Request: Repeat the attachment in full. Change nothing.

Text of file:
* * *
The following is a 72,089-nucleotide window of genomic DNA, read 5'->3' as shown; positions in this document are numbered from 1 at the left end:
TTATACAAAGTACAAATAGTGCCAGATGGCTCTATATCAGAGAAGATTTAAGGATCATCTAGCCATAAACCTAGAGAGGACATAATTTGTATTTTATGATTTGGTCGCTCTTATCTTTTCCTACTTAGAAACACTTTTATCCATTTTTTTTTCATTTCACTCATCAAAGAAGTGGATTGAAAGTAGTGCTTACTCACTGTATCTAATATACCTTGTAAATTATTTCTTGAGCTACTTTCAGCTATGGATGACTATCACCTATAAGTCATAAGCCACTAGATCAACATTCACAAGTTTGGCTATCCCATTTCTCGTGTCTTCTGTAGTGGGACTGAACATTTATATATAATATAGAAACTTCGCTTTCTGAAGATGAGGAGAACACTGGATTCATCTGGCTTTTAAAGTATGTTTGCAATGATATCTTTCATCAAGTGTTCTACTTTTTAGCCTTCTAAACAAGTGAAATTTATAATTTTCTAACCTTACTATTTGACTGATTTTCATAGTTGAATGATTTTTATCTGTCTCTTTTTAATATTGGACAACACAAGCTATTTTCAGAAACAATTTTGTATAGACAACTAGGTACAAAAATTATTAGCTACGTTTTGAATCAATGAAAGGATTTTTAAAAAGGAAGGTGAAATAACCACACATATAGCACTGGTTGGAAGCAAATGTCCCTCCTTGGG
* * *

The following is a 72,089-nucleotide window of genomic DNA, read 5'->3' as shown; positions in this document are numbered from 1 at the left end:
TTATACAAAGTACAAATAGTGCCAGATGGCTCTATATCAGAGAAGATTTAAGGATCATCTAGCCATAAACCTAGAGAGGACATAATTTGTATTTTATGATTTGGTCGCTCTTATCTTTTCCTACTTAGAAACACTTTTATCCATTTTTTTTTCATTTCACTCATCAAAGAAGTGGATTGAAAGTAGTGCTTACTCACTGTATCTAATATACCTTGTAAATTATTTCTTGAGCTACTTTCAGCTATGGATGACTATCACCTATAAGTCATAAGCCACTAGATCAACATTCACAAGTTTGGCTATCCCATTTCTCGTGTCTTCTGTAGTGGGACTGAACATTTATATATAATATAGAAACTTCGCTTTCTGAAGATGAGGAGAACACTGGATTCATCTGGCTTTTAAAGTATGTTTGCAATGATATCTTTCATCAAGTGTTCTACTTTTTAGCCTTCTAAACAAGTGAAATTTATAATTTTCTAACCTTACTATTTGACTGATTTTCATAGTTGAATGATTTTTATCTGTCTCTTTTTAATATTGGACAACACAAGCTATTTTCAGAAACAATTTTGTATAGACAACTAGGTACAAAAATTATTAGCTACGTTTTGAATCAATGAAAGGATTTTTAAAAAGGAAGGTGAAATAACCACACATATAGCACTGGTTGGAAGCAAATGTCCCTCCTTGGG